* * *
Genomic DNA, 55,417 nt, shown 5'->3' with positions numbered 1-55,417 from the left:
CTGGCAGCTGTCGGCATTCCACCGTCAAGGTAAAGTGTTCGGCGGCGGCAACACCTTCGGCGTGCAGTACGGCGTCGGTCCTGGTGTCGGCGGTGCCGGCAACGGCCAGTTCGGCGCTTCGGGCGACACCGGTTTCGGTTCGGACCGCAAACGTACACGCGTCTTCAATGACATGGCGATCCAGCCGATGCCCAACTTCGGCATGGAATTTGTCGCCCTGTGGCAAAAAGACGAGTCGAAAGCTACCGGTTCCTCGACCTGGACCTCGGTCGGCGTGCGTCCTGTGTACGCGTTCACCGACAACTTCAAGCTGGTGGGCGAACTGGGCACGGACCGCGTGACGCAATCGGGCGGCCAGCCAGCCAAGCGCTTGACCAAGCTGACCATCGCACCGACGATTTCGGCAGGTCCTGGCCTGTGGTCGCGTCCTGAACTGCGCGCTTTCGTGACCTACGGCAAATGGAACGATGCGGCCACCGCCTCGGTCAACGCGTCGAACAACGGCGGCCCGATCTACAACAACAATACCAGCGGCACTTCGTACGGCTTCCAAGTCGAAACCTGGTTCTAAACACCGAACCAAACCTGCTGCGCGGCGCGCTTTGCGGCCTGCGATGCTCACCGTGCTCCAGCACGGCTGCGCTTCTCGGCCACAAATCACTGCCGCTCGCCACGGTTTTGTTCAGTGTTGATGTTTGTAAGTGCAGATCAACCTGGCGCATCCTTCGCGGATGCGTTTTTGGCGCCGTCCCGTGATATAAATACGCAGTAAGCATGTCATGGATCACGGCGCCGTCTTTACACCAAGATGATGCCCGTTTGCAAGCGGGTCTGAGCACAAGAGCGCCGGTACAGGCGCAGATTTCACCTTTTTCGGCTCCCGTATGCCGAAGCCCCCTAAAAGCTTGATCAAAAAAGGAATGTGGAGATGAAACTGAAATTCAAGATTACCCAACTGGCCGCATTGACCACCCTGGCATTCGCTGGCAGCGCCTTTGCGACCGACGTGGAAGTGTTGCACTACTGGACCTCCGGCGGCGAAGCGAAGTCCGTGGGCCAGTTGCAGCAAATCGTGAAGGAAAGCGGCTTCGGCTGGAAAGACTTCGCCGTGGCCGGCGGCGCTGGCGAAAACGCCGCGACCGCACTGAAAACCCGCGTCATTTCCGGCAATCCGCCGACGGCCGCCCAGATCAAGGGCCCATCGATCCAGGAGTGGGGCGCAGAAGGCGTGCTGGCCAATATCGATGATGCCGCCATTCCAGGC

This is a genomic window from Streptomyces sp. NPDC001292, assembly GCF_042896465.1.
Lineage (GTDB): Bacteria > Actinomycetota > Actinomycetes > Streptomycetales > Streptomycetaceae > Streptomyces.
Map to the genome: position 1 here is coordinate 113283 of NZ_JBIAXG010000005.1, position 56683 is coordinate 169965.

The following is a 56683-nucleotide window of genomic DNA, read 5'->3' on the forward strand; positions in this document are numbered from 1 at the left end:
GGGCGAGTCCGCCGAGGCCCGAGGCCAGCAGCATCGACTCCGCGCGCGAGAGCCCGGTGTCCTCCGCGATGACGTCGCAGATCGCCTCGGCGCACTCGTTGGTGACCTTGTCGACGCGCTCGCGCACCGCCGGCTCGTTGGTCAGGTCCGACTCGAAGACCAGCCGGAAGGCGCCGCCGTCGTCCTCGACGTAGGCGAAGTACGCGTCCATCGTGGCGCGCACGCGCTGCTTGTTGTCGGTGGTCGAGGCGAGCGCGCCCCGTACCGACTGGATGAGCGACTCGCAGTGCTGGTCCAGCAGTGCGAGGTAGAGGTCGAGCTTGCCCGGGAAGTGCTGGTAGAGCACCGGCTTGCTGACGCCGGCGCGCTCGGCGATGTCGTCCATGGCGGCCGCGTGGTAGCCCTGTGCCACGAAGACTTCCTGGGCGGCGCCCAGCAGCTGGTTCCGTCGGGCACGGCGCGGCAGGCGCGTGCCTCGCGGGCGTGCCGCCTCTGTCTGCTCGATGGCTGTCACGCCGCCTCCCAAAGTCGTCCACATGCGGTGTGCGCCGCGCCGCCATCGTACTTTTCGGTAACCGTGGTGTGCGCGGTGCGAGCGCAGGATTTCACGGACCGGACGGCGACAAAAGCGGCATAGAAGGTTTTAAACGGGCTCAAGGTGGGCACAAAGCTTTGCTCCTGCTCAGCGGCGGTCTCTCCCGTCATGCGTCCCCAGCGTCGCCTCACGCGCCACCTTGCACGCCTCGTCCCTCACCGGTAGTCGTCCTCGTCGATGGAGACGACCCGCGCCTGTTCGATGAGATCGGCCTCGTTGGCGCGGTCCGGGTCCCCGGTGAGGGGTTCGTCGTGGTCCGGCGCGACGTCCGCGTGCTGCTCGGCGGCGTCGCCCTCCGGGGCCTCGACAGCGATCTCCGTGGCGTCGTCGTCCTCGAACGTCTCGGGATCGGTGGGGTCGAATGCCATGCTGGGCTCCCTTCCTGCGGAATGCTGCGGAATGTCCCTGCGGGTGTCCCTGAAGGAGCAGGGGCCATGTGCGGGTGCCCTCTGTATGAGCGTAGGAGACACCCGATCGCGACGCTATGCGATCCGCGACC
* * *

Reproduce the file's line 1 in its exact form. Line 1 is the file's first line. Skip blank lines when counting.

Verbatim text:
Genomic DNA, 55,417 nt, shown 5'->3' with positions numbered 1-55,417 from the left: